Do you get rumbly in the tumbly when you think of social media gurus such as author Chris Brogan or L.A.-based entrepreneurs Stefanie Michaels -- better known in the online world as Adventure Girl -- and Shira Lazar, named one of Fast Company’s 2011 Most Influential Women in Technology?
You might after you see their latest project: A cookbook. It probably goes without saying that it is, of course, a digital e-cookbook (and an iPad app.)
The social media big wigs are sharing some of their favorite recipes to raise money for the homeless. Profits from the $2.99 cookbook go to Mark Horvath, the Los Angeles-based founder of Invisible People, an organization hailed for using social media to help give the homeless a voice, as well as more tangibles like sandwiches and socks.
Brogan said he joined the project (sharing his Poor Man’s Shepherd’s Pie recipe) because it was an opportunity to help out a personal hero -- Horvath. "The idea was, how else can we use these tools, these social media tools, to make a difference,” Brogan said of the e-cookbook.
But it’s also a Social Media 101 lesson that could have easily come from the pages of Brogan’s new book, “The Impact Equation: Are You Making Things Happen or Just Making Noise?” being released later this month. The new book is about harnessing the power of social media in ways that are both entertaining, helpful, truthful and effective. The result is a boost to the bottom line through more clicks, more “likes,” more shares and, yes, more sales.
“The question is, you’ve got all these fans and followers and Facebook friends, but what are you doing with them?” Brogan said.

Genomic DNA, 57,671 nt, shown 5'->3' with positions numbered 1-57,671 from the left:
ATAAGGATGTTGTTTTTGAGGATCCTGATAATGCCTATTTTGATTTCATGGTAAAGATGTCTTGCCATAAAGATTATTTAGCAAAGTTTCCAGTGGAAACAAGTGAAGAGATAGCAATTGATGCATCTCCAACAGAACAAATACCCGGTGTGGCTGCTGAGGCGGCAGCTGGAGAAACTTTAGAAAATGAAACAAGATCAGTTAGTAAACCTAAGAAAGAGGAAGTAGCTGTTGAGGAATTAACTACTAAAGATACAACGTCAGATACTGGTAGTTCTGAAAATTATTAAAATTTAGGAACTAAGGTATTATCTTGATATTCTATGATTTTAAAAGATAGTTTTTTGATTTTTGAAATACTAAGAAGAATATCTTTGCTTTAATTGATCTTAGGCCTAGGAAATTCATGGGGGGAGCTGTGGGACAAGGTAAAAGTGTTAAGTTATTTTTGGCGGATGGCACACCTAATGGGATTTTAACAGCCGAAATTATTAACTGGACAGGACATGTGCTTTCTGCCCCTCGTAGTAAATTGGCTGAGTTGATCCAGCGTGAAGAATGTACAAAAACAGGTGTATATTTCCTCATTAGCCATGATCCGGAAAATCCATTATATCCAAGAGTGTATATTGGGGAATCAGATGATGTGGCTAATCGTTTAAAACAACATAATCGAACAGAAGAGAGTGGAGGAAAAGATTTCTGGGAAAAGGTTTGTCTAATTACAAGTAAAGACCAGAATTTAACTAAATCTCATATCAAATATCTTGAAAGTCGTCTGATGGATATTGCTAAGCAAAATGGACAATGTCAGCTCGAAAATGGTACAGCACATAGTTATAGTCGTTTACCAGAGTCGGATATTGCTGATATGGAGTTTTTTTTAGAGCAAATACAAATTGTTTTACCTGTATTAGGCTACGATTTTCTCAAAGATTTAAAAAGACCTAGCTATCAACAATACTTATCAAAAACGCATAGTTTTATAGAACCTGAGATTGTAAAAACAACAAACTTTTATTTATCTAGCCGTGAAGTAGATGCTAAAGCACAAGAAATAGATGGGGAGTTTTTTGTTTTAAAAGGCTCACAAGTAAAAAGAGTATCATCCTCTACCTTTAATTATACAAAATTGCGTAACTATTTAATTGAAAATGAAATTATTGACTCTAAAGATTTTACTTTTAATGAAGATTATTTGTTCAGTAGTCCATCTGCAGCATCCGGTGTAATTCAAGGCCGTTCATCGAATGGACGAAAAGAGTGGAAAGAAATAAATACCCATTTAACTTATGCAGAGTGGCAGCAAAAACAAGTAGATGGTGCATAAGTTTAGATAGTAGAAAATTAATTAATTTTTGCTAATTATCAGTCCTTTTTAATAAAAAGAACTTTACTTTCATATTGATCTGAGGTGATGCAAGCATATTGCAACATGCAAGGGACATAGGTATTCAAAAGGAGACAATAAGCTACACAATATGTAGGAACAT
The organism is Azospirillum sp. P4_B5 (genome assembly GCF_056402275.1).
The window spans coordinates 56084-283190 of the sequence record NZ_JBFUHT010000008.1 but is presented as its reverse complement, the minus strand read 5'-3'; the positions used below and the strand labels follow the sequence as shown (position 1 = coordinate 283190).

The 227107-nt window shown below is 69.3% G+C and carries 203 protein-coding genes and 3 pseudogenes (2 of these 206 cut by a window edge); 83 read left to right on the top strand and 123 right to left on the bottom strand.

Brogan said Horvath and his work, which takes him around the globe to address homeless issues, illustrates this point.
If Horvath did nothing but hold out his hand and ask people for money, it would get old, Brogan said. But the project “helps with donor fatigue,” Brogan said. "It’s so simple, but he’s one half of that impact equation.” The project was produced by L.A. entrepreneur and Bakespace founder Babette Pepaj, via her her Cookbook Cafe app, which allows nonprofits to make e-cookbooks and iPad apps for free.
Brogan added: “Businesses of all kind have something to learn from this.” People are being tired of being pitched to and sold to. Instead, Brogan said, businesses succeed when the play the “long game,” connecting with consumers and actually getting to know them, and vice versa. That goes for a dry-cleaning business trying to gain new customers, or a nonprofit that must continually try to raise funds.
“We buy from people we like,” Brogan said. “And you learn a lot from people about what they eat, and what recipes they make. You learn another dimension about somebody.”
Horvath chuckles when he’s told about Brogan’s comments. To Horvath, he and Pepaj were just reaching out to fellow social media power users without pestering them for too much of their time, or money. They just asked for a recipe to be used in an e-book and iPad app.
“I like that [consumers] can download something for a couple of dollars...It’s tangible,” Horvath said. “How I measure success is getting people to talk about homelessness. Homelessness isn’t sexy unless it’s Thanksgiving. I’m just so grateful to each and everyone that took time out [to contribute a recipe.] And I’m extremely grateful to anybody that downloads it.”